An e-mail attributed to Nas blasts Def Jam execs for their musical direction
Nas has never been one to mince words. He’s previously used albums to declare that “Hip Hop Is Dead,” and the cover of his last record shows him shirtless with whipping wounds in the shape of an N to represent the racial epithet he planned on naming the album.
The latest controversy involving the New York-based rapper arrives in the form of a fuming e-mail allegedly written by Nas and directed toward label heads at Def Jam, including L.A. Reid. The missive was sent to numerous blogs Thursday, including the Lefsetz Letter -- the letter in it's entirety can be read here.
Sources close to the rapper have confirmed the authenticity of the letter to both XXL magazine and MTV, adding that it was not meant to be seen by the public. They added that the rapper wasn’t bothered by the leak. A source at Def Jam Recordings, however, told The Times that the e-mail wasn't real, though that person declined to go on the record.
In September, Nas took to Twitter to announce that his fans could anticipate “The Lost Tapes: Vol. 2,” a sequel to the 2002 compilation of unreleased works.
But the project, which he told MTV would be released Dec. 14, appears to be in label purgatory, if the lengthy letter is to be believed.
With a blunt subject line of “Put My [expletive] Out,” the e-mail allegedly from Nas proclaims he is “nobody's slave” and pleas for the label's respect and support.
"I won't even tap dance around in an e-mail, I will get right into it," the e-mail said. "People connect to the Artist @ the end of the day, they don't connect with the executives. Honestly, nobody even cares what label puts out a great record, they care about who recorded it. Yet time and time again its the executives who always stand in the way of a creative artist’s dream and aspirations. You don’t help draw the truth from my deepest and most inner soul, you don’t even do a great job @ selling it."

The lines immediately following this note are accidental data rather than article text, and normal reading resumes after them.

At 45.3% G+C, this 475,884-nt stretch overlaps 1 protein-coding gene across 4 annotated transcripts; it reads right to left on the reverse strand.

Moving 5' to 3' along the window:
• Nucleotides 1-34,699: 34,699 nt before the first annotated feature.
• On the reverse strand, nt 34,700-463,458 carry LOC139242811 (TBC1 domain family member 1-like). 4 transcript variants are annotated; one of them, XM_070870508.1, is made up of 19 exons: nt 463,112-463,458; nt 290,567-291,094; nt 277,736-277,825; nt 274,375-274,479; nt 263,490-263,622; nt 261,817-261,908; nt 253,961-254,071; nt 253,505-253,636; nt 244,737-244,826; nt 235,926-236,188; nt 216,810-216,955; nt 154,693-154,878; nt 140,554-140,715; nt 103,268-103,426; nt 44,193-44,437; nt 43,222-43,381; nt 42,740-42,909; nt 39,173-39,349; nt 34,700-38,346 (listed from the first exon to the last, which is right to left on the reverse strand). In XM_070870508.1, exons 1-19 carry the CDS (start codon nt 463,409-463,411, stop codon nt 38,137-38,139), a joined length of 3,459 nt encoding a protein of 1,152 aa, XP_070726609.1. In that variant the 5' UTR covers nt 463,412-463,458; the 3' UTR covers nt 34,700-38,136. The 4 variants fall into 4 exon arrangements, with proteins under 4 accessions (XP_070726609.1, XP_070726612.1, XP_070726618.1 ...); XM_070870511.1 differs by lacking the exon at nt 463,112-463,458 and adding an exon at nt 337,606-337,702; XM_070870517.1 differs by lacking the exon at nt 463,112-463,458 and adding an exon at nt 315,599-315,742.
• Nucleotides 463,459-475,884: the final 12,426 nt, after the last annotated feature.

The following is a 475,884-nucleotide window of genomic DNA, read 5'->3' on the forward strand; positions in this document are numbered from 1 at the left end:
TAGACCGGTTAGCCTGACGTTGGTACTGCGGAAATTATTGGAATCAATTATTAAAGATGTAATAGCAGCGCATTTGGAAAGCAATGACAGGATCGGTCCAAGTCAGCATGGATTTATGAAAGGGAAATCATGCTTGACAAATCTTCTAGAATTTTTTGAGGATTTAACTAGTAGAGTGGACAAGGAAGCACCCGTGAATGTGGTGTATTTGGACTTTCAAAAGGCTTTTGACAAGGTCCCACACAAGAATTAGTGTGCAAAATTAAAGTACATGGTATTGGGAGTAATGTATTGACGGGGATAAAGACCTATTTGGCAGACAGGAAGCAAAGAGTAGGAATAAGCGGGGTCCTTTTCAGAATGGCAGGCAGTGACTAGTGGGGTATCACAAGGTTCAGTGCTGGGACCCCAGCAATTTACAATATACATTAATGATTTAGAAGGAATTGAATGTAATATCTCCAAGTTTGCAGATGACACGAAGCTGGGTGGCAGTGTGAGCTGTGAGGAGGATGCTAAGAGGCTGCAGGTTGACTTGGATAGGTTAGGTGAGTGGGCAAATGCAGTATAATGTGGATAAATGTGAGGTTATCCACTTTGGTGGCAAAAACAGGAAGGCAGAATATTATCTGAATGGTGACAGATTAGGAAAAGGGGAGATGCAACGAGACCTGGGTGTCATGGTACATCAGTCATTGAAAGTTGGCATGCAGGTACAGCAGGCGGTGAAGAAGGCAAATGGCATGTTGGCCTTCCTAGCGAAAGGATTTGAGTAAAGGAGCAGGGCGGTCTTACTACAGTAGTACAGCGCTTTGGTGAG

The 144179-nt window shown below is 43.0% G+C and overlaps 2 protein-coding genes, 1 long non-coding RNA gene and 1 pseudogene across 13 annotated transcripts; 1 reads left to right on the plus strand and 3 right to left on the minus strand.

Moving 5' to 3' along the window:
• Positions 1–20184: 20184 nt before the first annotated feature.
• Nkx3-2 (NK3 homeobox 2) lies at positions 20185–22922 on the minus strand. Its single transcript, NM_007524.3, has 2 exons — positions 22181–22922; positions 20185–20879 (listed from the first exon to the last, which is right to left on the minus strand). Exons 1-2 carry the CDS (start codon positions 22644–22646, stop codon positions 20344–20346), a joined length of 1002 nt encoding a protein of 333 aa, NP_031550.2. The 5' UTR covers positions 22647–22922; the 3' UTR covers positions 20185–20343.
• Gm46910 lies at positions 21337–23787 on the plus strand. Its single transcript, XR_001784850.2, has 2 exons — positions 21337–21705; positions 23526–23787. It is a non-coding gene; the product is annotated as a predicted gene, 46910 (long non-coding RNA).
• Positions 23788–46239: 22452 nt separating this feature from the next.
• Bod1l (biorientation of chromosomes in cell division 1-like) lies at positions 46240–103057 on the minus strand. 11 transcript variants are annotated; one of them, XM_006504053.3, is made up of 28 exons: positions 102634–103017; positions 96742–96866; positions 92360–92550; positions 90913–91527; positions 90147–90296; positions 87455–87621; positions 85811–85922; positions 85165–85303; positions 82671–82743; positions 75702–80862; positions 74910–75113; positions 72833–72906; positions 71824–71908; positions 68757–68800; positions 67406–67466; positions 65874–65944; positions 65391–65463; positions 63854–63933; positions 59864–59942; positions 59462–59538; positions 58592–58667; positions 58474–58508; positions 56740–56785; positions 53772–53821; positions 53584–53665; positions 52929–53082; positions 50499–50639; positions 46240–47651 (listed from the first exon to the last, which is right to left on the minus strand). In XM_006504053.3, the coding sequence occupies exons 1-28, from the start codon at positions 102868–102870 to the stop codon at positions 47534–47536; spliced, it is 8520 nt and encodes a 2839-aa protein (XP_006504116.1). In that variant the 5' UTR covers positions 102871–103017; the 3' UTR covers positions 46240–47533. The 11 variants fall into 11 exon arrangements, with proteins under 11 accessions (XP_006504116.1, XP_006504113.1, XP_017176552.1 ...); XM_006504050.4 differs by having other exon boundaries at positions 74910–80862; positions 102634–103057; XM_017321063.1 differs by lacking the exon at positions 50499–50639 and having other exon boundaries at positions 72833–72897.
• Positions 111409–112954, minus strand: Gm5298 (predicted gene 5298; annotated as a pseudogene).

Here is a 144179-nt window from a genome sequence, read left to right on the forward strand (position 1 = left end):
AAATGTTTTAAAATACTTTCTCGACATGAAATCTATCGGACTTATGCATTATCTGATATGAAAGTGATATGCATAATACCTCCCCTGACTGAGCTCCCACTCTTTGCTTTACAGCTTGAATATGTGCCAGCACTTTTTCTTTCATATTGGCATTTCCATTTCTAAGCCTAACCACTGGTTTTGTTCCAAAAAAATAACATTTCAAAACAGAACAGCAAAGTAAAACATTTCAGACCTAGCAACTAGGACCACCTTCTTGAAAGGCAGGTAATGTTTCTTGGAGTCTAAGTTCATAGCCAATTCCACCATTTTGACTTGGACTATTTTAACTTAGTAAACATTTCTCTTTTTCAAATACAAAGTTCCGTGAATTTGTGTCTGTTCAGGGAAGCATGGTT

The e-mail goes on to state that its author believes the main problem with the suits at Def Jam is that they want to be the stars instead of the artists.
"This isn't the '90s, though. Beefing with record labels is so 15 years ago. @ this point I just need you all to be very clear where I stand and how I feel about 'my label,' ” it continues. “I could go on Twitter or Hot 97 tomorrow and get 100,000 protesters @ your building but I choose to walk my own path my own way because since day one I have been my own man."
The e-mail attributed to the Queens rapper looks at the project as a "movement" and a crucial set-up piece for his career and wants the label to stop being its "own worst enemy."
-- Gerrick D. Kennedy
Photo: Rapper Nas performs on BET's 106 & Park in New York City. Credit: Peter Kramer/Getty Images